As winter blasts its way into our lives, here at the TRC, our call logs fill up with questions about the cold, and the problems it causes. Here are answers to some of our more frequently asked questions.
- Furnace isn't on yet: Sometimes, landlords only turn the heat on when they get to a certain date in the year (as in, they'll have a turn-on date, no matter what the temperature is outside). This isn't legal - the rooms inside of the house has to be able to maintain at least 67 degrees. To know more about coping with this kind of situation, check out our blog post on heat turn-on/turn-off dates.
- The heat isn't working: this is a repair issue! And it's a serious one. In this kind of situation, we encourage folks to follow our normal repair process, which we outline in our repairs pages (Wisconsin's is here, City of Madison & Fitchburg is here). If you don't get your landlord motivated to make repairs, though, it's probably a good idea to call the building inspector as early on in the process as possible.
- The heat isn't working so my landlord brought me heaters. Landlords are supposed to disclose utility information before a tenant moves into a rental unit. If adding electric heaters significantly changes a utility bill, a tenant could ask the landlord to cover the difference in utility cost, because of that lack of disclosure before the tenant moved into the unit (more about disclosures here - scroll down to "utility disclosure information"). A good way to handle this dilemma would be: ask the utility company for help in finding the difference in the amount owed for the days that the portable heaters were used, and write the landlord a letter seeking compensation for that amount. At that point, the tenant could either sue the landlord for the amount that needs to be paid, or file a complaint with Consumer Protection. (Don't withhold your rent! It's such a terrible idea!)
- Energy bills: a quick post on weatherproofing your rental. Many energy companies have ways to help tenants lower their bills, and many building inspectors will cite landlords for excessively drafty windows and doors. Also, there's a moratorium on utility shut-off from Nov. 1-April 15 in Wisconsin. This means that if tenants are up to date on their bills, starting/after Nov. 1, that heat can't get shut off by the utility company until April 15. Tenants, of course, can get evicted for nonpayment of utilities, if the lease allows that, so it still may be an issue. In Dane County, our suggestion for energy payment assistance is in this brochure.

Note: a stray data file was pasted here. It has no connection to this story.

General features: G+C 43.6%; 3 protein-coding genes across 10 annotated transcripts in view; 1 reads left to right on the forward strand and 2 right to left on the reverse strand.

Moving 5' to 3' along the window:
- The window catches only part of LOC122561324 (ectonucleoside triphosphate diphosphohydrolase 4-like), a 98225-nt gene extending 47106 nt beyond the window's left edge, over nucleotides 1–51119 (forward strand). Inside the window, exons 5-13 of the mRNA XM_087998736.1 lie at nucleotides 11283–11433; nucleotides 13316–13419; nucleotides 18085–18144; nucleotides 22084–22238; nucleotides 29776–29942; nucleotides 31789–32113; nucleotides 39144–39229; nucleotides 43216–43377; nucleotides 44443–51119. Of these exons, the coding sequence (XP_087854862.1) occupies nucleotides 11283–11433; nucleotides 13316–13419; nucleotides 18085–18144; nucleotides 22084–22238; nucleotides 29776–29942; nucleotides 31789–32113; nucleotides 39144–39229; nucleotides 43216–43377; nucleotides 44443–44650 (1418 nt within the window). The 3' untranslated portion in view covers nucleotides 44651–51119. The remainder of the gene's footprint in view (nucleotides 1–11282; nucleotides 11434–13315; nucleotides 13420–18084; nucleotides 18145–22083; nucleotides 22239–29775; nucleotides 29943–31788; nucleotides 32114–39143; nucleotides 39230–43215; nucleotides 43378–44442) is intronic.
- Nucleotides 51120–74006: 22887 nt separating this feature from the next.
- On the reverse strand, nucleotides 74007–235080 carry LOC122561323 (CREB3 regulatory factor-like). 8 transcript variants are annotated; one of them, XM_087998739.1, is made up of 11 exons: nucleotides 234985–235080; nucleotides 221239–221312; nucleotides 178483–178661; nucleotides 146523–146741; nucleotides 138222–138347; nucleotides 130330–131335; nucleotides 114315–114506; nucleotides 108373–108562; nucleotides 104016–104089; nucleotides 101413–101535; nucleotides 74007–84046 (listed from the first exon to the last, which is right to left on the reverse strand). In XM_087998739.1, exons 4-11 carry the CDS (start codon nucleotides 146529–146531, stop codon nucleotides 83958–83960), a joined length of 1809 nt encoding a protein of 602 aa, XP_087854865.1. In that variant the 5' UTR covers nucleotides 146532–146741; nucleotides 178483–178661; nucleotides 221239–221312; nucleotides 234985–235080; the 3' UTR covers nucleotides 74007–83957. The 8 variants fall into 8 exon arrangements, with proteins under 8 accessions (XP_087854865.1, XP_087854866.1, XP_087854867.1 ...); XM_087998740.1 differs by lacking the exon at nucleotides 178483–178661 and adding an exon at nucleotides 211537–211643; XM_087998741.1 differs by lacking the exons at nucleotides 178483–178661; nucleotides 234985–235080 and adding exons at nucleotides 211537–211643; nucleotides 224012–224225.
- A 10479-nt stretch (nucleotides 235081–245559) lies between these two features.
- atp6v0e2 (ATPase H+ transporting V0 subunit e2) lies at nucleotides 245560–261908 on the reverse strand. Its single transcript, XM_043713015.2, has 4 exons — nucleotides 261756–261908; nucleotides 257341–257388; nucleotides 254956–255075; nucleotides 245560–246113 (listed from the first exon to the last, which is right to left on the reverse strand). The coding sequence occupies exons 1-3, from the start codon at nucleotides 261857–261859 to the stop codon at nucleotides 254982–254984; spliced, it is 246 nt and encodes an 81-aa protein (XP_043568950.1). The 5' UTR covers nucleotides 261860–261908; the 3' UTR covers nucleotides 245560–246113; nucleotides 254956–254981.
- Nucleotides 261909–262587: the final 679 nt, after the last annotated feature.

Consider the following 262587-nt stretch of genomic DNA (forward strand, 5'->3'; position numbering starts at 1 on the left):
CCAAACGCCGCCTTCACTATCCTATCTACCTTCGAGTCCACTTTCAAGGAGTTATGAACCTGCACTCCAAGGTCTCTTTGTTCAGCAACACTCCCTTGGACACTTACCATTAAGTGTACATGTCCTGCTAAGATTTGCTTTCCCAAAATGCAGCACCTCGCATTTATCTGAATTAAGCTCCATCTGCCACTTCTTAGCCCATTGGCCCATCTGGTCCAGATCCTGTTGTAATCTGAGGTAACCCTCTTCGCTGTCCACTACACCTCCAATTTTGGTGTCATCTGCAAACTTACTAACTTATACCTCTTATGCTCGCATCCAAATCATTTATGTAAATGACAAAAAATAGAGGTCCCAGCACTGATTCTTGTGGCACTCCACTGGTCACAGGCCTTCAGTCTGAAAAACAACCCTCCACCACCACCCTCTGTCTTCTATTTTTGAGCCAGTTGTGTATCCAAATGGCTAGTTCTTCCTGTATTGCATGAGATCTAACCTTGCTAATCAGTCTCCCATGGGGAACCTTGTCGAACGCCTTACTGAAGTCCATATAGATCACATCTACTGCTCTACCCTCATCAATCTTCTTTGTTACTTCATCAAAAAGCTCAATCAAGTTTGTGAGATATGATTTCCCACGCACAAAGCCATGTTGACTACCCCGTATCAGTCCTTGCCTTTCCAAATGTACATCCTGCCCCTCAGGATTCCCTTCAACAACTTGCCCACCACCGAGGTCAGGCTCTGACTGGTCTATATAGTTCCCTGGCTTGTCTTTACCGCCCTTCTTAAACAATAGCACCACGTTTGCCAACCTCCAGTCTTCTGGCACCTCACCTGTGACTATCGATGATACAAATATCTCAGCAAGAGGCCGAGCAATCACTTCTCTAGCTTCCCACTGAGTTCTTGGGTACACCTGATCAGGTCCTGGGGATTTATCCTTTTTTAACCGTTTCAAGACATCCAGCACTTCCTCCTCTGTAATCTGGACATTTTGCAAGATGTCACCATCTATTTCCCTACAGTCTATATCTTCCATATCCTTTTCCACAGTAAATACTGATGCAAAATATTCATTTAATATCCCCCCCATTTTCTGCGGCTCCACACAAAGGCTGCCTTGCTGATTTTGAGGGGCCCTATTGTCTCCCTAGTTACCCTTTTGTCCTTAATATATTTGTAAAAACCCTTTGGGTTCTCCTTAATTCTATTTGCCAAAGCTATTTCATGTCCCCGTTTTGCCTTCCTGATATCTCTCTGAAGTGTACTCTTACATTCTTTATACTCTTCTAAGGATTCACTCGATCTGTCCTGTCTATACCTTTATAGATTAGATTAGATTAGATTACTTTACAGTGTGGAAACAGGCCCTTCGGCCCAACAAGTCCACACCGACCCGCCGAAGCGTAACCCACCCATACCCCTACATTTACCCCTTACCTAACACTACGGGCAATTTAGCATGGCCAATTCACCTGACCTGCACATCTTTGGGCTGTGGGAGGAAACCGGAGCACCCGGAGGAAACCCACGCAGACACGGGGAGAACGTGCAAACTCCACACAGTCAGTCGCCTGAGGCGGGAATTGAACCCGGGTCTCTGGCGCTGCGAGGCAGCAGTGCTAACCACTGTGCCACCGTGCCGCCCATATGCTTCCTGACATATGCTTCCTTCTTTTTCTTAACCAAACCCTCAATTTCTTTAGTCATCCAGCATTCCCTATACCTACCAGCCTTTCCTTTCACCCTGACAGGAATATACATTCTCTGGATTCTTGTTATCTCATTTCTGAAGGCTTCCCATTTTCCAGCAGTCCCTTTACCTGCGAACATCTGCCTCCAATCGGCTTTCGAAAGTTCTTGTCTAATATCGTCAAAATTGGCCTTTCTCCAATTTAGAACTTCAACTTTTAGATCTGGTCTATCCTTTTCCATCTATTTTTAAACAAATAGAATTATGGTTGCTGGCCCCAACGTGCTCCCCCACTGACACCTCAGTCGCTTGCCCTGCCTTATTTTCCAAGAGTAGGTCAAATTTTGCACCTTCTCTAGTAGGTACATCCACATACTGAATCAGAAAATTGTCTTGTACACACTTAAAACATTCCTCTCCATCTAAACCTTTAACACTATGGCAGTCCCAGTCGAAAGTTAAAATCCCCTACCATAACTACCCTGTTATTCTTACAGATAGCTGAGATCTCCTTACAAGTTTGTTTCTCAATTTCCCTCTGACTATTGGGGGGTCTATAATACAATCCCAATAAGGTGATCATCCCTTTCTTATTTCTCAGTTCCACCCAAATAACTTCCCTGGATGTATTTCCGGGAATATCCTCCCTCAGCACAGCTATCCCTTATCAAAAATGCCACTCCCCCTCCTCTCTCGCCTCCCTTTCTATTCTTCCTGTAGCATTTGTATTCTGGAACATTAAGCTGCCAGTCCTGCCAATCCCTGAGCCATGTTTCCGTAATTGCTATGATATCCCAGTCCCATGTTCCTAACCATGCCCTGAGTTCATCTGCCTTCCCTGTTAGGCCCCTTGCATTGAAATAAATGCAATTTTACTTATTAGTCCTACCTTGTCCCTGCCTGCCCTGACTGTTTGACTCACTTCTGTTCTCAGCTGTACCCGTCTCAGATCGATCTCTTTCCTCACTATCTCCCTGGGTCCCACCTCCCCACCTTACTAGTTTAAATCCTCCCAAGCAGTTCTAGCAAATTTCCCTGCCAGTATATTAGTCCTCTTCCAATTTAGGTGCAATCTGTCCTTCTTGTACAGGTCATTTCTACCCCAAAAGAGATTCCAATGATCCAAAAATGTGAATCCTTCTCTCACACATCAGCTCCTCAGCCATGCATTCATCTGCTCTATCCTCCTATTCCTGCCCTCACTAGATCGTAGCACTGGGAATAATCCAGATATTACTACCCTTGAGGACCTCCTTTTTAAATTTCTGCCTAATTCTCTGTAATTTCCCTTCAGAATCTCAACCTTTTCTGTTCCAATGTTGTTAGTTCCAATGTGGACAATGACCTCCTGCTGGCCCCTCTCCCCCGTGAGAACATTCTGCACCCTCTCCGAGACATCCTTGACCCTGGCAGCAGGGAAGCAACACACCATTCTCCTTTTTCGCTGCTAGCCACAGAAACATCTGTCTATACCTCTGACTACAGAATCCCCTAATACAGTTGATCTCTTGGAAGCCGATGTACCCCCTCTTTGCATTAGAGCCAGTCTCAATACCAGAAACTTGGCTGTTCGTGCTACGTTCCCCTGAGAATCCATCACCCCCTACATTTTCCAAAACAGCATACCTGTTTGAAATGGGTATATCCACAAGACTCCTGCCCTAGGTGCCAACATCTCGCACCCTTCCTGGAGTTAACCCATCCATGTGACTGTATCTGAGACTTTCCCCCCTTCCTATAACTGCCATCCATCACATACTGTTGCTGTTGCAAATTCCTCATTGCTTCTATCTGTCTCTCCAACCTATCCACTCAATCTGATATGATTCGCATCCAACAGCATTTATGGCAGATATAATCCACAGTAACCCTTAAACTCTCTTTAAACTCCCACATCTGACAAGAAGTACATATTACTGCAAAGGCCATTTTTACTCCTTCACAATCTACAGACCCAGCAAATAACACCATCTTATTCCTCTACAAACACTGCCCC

Snow and Ice Problems:
- Who is responsible for shoveling snow? If the tenant is responsible for shoveling the sidewalks and clearing the ice, this should be in the lease. It isn't always, though. If the tenant also leases the grounds (not just the interior of the rental unit), and has "exclusive possession" of the yard/sidewalk/exterior, then the tenant is probably responsible for the snow removal. If the tenant is responsible for mowing the lawn, and nothing is said in the lease about shoveling snow, then it's likely that the tenant is also responsible for shoveling snow and removing ice. If it's an apartment building, and there are common spaces, and the lease doesn't say anything about shoveling snow, then it's likely that the tenant is not responsible for shoveling snow or removing ice. Here's a post on what tenants and landlords can do if there is difficulty getting the other party to shovel the sidewalk.
- Snow and Ice laws about public sidewalks: Municipalities are the ones to regulate how much snow and ice is allowed on the public sidewalks, and they also deal with enforcement when those sidewalks are not sufficiently shoveled/de-iced. Most municipalities require that the snow be cleared within 24 hours of falling, and that sand be dispersed to prevent slipping. Here are websites for some Wisconsin cities: Madison's ordinance, Madison's city complaint form, Milwaukee, Green Bay, Kenosha, Racine, Appleton, Oshkosh, Eau Claire, Janesville, La Crosse. If you need more information, or for a town that's not listed, your best bet is to find information on a local government website, or call a local government office.